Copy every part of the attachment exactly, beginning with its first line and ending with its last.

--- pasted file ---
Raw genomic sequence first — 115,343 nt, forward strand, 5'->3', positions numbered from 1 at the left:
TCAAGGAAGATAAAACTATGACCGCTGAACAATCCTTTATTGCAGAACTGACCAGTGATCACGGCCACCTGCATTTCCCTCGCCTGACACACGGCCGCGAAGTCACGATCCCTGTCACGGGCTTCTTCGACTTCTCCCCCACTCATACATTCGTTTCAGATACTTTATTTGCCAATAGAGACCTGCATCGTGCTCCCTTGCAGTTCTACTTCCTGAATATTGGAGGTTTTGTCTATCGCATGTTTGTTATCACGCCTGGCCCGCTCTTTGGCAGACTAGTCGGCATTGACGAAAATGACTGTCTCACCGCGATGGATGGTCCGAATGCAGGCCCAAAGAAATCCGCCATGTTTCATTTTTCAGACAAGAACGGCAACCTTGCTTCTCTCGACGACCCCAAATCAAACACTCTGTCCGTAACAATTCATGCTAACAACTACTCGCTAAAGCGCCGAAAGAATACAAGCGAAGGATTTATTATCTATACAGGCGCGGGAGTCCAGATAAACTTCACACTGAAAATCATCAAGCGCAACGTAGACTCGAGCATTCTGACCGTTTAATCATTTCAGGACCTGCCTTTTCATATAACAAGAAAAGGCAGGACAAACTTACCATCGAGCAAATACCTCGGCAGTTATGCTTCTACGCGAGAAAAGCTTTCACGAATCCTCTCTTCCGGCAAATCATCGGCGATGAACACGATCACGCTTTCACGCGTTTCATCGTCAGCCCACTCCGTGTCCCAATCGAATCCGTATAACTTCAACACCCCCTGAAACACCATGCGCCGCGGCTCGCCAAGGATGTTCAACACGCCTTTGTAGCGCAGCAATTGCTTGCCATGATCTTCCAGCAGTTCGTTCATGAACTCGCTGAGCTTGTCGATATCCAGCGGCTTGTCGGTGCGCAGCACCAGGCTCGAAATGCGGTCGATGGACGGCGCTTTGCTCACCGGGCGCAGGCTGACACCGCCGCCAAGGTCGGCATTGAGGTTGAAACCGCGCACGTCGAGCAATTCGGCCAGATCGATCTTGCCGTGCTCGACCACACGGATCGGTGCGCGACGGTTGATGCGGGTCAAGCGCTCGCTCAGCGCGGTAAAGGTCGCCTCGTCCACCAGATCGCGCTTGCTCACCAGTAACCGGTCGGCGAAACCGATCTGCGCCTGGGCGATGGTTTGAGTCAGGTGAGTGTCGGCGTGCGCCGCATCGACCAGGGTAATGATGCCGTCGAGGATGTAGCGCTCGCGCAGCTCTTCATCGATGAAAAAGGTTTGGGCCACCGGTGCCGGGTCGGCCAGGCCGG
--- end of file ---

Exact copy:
Raw genomic sequence first — 115,343 nt, forward strand, 5'->3', positions numbered from 1 at the left:
TCAAGGAAGATAAAACTATGACCGCTGAACAATCCTTTATTGCAGAACTGACCAGTGATCACGGCCACCTGCATTTCCCTCGCCTGACACACGGCCGCGAAGTCACGATCCCTGTCACGGGCTTCTTCGACTTCTCCCCCACTCATACATTCGTTTCAGATACTTTATTTGCCAATAGAGACCTGCATCGTGCTCCCTTGCAGTTCTACTTCCTGAATATTGGAGGTTTTGTCTATCGCATGTTTGTTATCACGCCTGGCCCGCTCTTTGGCAGACTAGTCGGCATTGACGAAAATGACTGTCTCACCGCGATGGATGGTCCGAATGCAGGCCCAAAGAAATCCGCCATGTTTCATTTTTCAGACAAGAACGGCAACCTTGCTTCTCTCGACGACCCCAAATCAAACACTCTGTCCGTAACAATTCATGCTAACAACTACTCGCTAAAGCGCCGAAAGAATACAAGCGAAGGATTTATTATCTATACAGGCGCGGGAGTCCAGATAAACTTCACACTGAAAATCATCAAGCGCAACGTAGACTCGAGCATTCTGACCGTTTAATCATTTCAGGACCTGCCTTTTCATATAACAAGAAAAGGCAGGACAAACTTACCATCGAGCAAATACCTCGGCAGTTATGCTTCTACGCGAGAAAAGCTTTCACGAATCCTCTCTTCCGGCAAATCATCGGCGATGAACACGATCACGCTTTCACGCGTTTCATCGTCAGCCCACTCCGTGTCCCAATCGAATCCGTATAACTTCAACACCCCCTGAAACACCATGCGCCGCGGCTCGCCAAGGATGTTCAACACGCCTTTGTAGCGCAGCAATTGCTTGCCATGATCTTCCAGCAGTTCGTTCATGAACTCGCTGAGCTTGTCGATATCCAGCGGCTTGTCGGTGCGCAGCACCAGGCTCGAAATGCGGTCGATGGACGGCGCTTTGCTCACCGGGCGCAGGCTGACACCGCCGCCAAGGTCGGCATTGAGGTTGAAACCGCGCACGTCGAGCAATTCGGCCAGATCGATCTTGCCGTGCTCGACCACACGGATCGGTGCGCGACGGTTGATGCGGGTCAAGCGCTCGCTCAGCGCGGTAAAGGTCGCCTCGTCCACCAGATCGCGCTTGCTCACCAGTAACCGGTCGGCGAAACCGATCTGCGCCTGGGCGATGGTTTGAGTCAGGTGAGTGTCGGCGTGCGCCGCATCGACCAGGGTAATGATGCCGTCGAGGATGTAGCGCTCGCGCAGCTCTTCATCGATGAAAAAGGTTTGGGCCACCGGTGCCGGGTCGGCCAGGCCGG